A controversial wind farm proposed near the Pocosin Lakes Wildlife Refuge in eastern North Carolina could kill up to 20 bald eagles a year, according to a preliminary estimate by the U.S. Fish and Wildlife Service.
The estimate is based on just five months of bird counts in Beaufort County and could prove abnormally high, regulators say. Bald eagles are active in the largely agricultural area in Beaufort County where the wind farm would be built, drawn to the presence of fish breeding ponds, hog carcass disposals and other readily available food sources.
Still, eagle fatalities present an unforeseen challenge for Invenergy, the Chicago-based developer proposing the 49-turbine Pantego Wind Energy Facility. The project has already aroused public concern because of its potential risk to thousands of migratory snowbirds that visit the state every year.
The preliminary numbers on bald eagle kills are astronomical by almost any measure, bird advocates say. Based on recorded bald eagle sightings in the area, the Fish and Wildlife Service estimates that the Pantego project would account for 3.4 to 20.7 eagle "takes" annually.
“That’s a shocking number,” said Kelly Fuller, wind campaign coordinator at the American Bird Conservancy in Washington. “Even if we look at the low number, killing four bald eagles a year would be killing more than the current acknowledged eagle deaths of all U.S. wind farms combined for the whole history of the U.S. wind industry.”
North American wind farms had caused four deaths and one injury as of last year, according to the Fish and Wildlife Service.
Invenergy remains committed to developing its wind farm, with construction slated to begin next year, said David Groberg, the company’s vice president for business development. Invenergy is collecting more data and analyzing options to minimize harm to wildlife, he said.
The preliminary eagle kill estimates were released last week to the Southern Environmental Law Center, a Chapel Hill nonprofit that opposes the proposed location of the wind farm and had submitted a data request to the feds.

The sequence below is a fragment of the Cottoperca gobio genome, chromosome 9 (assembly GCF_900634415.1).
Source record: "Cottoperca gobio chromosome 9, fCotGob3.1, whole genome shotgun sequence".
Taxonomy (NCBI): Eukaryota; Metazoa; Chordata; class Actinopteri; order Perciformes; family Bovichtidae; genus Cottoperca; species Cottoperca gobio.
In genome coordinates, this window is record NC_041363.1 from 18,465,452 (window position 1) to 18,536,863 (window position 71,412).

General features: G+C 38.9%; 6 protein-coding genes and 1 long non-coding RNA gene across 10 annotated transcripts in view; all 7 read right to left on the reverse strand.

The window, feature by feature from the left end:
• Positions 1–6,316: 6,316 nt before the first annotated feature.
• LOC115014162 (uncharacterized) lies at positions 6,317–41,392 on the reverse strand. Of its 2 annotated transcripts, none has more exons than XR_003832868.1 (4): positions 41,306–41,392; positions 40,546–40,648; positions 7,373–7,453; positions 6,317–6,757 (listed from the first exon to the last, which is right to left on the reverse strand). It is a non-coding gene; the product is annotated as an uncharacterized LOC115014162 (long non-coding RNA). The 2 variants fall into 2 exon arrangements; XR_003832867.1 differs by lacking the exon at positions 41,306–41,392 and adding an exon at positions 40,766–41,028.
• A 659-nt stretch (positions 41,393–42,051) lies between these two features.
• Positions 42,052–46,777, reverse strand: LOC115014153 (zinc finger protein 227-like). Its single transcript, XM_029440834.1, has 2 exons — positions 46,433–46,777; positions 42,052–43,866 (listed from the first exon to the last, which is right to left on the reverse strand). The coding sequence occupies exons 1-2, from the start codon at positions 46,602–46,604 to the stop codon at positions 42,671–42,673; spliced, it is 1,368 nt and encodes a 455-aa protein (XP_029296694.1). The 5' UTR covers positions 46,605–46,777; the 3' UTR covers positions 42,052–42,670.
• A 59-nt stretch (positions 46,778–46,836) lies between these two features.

The Fish and Wildlife Service is taking the position that the preliminary data is inconclusive and the death estimates could be a fluke.
“They really don’t tell us much,” said Pete Benjamin, the agency’s Raleigh field office supervisor. “We’ve asked them to continue to collect data through at least the full year and hopefully longer.”
The Pantego wind farm, planned on 11,000 acres of farmland, was approved in March by the N.C. Utilities Commission, but on the condition that Invenergy prepare an avian mitigation plan to minimize bird accidents and report any eagle injury or kill within 48 hours. The ongoing bird counts are part of Invenergy’s attempt to prepare the mitigation plan.
One option open to the company is to apply for a federal permit that would allow a set number of bald eagle kills. Such a permit would absolve the wind farm of violating the federal Bald and Golden Eagle Protection Act, as long as the eagle kills don’t exceed the permitted amount.
Federal law prohibits the killing of bald eagles, a protected species that was removed from the U.S. endangered list just five years ago.
The proposed West Butte wind farm in Oregon would result in an estimated 0.56 to 1.48 collisions a year, and the Fish and Wildlife Service is considering issuing a permit to “take” up to three eagles every five years.
In the language of the Fish and Wildlife Service, a “take” means kill, disturb, molest, trap, shoot, capture and pursue, but in the context of wind farms it generally refers to bald eagles flying into spinning blades or eagles being displaced by loss of habitat.
Bald eagles had disappeared altogether from North Carolina but were reintroduced three decades ago and today are believed to number at about 200 nesting pairs, said David Allen, coastal region wildlife diversity supervisor for the N.C. Wildlife Resources Commission.
Invenergy reported about 10 bald eagle nests located less than 5 miles from the site of the proposed Pantego wind farm.
Allen said the preliminary data on eagle kills could be skewed by the high number of sightings of eagles feeding near a hog carcass disposal area. Those counts may not represent the general eagle population of the region, he said.